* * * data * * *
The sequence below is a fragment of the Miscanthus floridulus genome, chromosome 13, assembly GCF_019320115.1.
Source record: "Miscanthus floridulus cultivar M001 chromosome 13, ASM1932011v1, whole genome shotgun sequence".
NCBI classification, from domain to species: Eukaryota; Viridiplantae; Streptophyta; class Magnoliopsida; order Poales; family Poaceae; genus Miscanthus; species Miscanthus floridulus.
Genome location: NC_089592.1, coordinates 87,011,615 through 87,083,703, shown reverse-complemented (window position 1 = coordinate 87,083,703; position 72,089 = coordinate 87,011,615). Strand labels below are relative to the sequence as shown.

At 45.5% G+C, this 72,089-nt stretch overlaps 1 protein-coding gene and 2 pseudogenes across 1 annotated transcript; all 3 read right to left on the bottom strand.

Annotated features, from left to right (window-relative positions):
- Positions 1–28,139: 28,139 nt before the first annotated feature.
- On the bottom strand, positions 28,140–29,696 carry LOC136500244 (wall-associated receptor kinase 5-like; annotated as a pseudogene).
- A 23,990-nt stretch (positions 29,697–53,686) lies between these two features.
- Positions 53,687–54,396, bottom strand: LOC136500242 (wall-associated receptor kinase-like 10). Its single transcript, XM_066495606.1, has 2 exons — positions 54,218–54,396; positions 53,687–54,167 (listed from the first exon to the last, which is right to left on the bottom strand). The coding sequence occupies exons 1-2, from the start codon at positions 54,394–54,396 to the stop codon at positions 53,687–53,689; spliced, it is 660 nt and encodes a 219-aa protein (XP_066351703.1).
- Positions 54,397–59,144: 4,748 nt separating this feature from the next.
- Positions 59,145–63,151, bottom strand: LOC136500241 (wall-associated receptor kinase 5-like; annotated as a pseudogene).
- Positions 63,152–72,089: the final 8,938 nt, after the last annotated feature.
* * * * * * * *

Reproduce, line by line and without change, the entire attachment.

The sequence below is a fragment of the Miscanthus floridulus genome, chromosome 13, assembly GCF_019320115.1.
Source record: "Miscanthus floridulus cultivar M001 chromosome 13, ASM1932011v1, whole genome shotgun sequence".
NCBI classification, from domain to species: Eukaryota; Viridiplantae; Streptophyta; class Magnoliopsida; order Poales; family Poaceae; genus Miscanthus; species Miscanthus floridulus.
Genome location: NC_089592.1, coordinates 87,011,615 through 87,083,703, shown reverse-complemented (window position 1 = coordinate 87,083,703; position 72,089 = coordinate 87,011,615). Strand labels below are relative to the sequence as shown.

At 45.5% G+C, this 72,089-nt stretch overlaps 1 protein-coding gene and 2 pseudogenes across 1 annotated transcript; all 3 read right to left on the bottom strand.

Annotated features, from left to right (window-relative positions):
- Positions 1–28,139: 28,139 nt before the first annotated feature.
- On the bottom strand, positions 28,140–29,696 carry LOC136500244 (wall-associated receptor kinase 5-like; annotated as a pseudogene).
- A 23,990-nt stretch (positions 29,697–53,686) lies between these two features.
- Positions 53,687–54,396, bottom strand: LOC136500242 (wall-associated receptor kinase-like 10). Its single transcript, XM_066495606.1, has 2 exons — positions 54,218–54,396; positions 53,687–54,167 (listed from the first exon to the last, which is right to left on the bottom strand). The coding sequence occupies exons 1-2, from the start codon at positions 54,394–54,396 to the stop codon at positions 53,687–53,689; spliced, it is 660 nt and encodes a 219-aa protein (XP_066351703.1).
- Positions 54,397–59,144: 4,748 nt separating this feature from the next.
- Positions 59,145–63,151, bottom strand: LOC136500241 (wall-associated receptor kinase 5-like; annotated as a pseudogene).
- Positions 63,152–72,089: the final 8,938 nt, after the last annotated feature.